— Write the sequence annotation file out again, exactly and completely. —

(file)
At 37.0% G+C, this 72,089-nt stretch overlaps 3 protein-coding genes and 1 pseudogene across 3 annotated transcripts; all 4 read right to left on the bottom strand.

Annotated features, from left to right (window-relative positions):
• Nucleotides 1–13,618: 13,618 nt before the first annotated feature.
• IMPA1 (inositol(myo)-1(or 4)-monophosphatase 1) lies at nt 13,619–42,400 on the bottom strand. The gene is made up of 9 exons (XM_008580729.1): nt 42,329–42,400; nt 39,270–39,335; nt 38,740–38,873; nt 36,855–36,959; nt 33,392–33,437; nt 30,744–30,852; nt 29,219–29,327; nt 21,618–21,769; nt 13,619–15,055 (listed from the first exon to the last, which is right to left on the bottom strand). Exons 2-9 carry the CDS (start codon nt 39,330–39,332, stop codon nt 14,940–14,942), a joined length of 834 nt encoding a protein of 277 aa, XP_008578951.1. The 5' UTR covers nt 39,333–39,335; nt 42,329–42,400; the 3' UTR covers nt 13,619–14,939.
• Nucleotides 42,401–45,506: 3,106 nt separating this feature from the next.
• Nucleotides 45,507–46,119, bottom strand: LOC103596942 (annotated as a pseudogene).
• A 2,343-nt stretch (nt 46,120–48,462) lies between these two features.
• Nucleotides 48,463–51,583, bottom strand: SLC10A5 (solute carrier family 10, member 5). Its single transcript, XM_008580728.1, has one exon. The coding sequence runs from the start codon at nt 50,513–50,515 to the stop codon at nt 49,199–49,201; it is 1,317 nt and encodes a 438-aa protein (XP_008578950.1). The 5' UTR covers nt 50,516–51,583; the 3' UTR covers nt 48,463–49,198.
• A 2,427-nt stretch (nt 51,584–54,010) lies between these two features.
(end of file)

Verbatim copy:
At 37.0% G+C, this 72,089-nt stretch overlaps 3 protein-coding genes and 1 pseudogene across 3 annotated transcripts; all 4 read right to left on the bottom strand.

Annotated features, from left to right (window-relative positions):
• Nucleotides 1–13,618: 13,618 nt before the first annotated feature.
• IMPA1 (inositol(myo)-1(or 4)-monophosphatase 1) lies at nt 13,619–42,400 on the bottom strand. The gene is made up of 9 exons (XM_008580729.1): nt 42,329–42,400; nt 39,270–39,335; nt 38,740–38,873; nt 36,855–36,959; nt 33,392–33,437; nt 30,744–30,852; nt 29,219–29,327; nt 21,618–21,769; nt 13,619–15,055 (listed from the first exon to the last, which is right to left on the bottom strand). Exons 2-9 carry the CDS (start codon nt 39,330–39,332, stop codon nt 14,940–14,942), a joined length of 834 nt encoding a protein of 277 aa, XP_008578951.1. The 5' UTR covers nt 39,333–39,335; nt 42,329–42,400; the 3' UTR covers nt 13,619–14,939.
• Nucleotides 42,401–45,506: 3,106 nt separating this feature from the next.
• Nucleotides 45,507–46,119, bottom strand: LOC103596942 (annotated as a pseudogene).
• A 2,343-nt stretch (nt 46,120–48,462) lies between these two features.
• Nucleotides 48,463–51,583, bottom strand: SLC10A5 (solute carrier family 10, member 5). Its single transcript, XM_008580728.1, has one exon. The coding sequence runs from the start codon at nt 50,513–50,515 to the stop codon at nt 49,199–49,201; it is 1,317 nt and encodes a 438-aa protein (XP_008578950.1). The 5' UTR covers nt 50,516–51,583; the 3' UTR covers nt 48,463–49,198.
• A 2,427-nt stretch (nt 51,584–54,010) lies between these two features.